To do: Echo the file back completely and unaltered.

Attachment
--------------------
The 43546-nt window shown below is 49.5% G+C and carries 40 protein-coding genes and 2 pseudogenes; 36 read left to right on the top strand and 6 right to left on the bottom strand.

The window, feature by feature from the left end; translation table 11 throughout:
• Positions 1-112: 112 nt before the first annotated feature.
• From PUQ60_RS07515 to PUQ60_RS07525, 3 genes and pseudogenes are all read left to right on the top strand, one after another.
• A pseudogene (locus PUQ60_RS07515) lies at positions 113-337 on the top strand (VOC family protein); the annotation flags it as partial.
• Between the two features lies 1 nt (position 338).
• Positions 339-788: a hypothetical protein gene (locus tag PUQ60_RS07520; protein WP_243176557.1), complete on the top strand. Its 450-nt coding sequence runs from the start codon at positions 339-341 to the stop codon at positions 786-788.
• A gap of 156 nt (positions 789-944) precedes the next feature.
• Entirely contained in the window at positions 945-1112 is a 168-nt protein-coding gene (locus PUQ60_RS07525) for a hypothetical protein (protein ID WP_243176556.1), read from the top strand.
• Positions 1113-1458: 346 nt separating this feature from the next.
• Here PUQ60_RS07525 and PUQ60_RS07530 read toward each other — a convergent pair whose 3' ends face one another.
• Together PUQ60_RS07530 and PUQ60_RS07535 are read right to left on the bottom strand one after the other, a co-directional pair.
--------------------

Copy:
The 43546-nt window shown below is 49.5% G+C and carries 40 protein-coding genes and 2 pseudogenes; 36 read left to right on the top strand and 6 right to left on the bottom strand.

The window, feature by feature from the left end; translation table 11 throughout:
• Positions 1-112: 112 nt before the first annotated feature.
• From PUQ60_RS07515 to PUQ60_RS07525, 3 genes and pseudogenes are all read left to right on the top strand, one after another.
• A pseudogene (locus PUQ60_RS07515) lies at positions 113-337 on the top strand (VOC family protein); the annotation flags it as partial.
• Between the two features lies 1 nt (position 338).
• Positions 339-788: a hypothetical protein gene (locus tag PUQ60_RS07520; protein WP_243176557.1), complete on the top strand. Its 450-nt coding sequence runs from the start codon at positions 339-341 to the stop codon at positions 786-788.
• A gap of 156 nt (positions 789-944) precedes the next feature.
• Entirely contained in the window at positions 945-1112 is a 168-nt protein-coding gene (locus PUQ60_RS07525) for a hypothetical protein (protein ID WP_243176556.1), read from the top strand.
• Positions 1113-1458: 346 nt separating this feature from the next.
• Here PUQ60_RS07525 and PUQ60_RS07530 read toward each other — a convergent pair whose 3' ends face one another.
• Together PUQ60_RS07530 and PUQ60_RS07535 are read right to left on the bottom strand one after the other, a co-directional pair.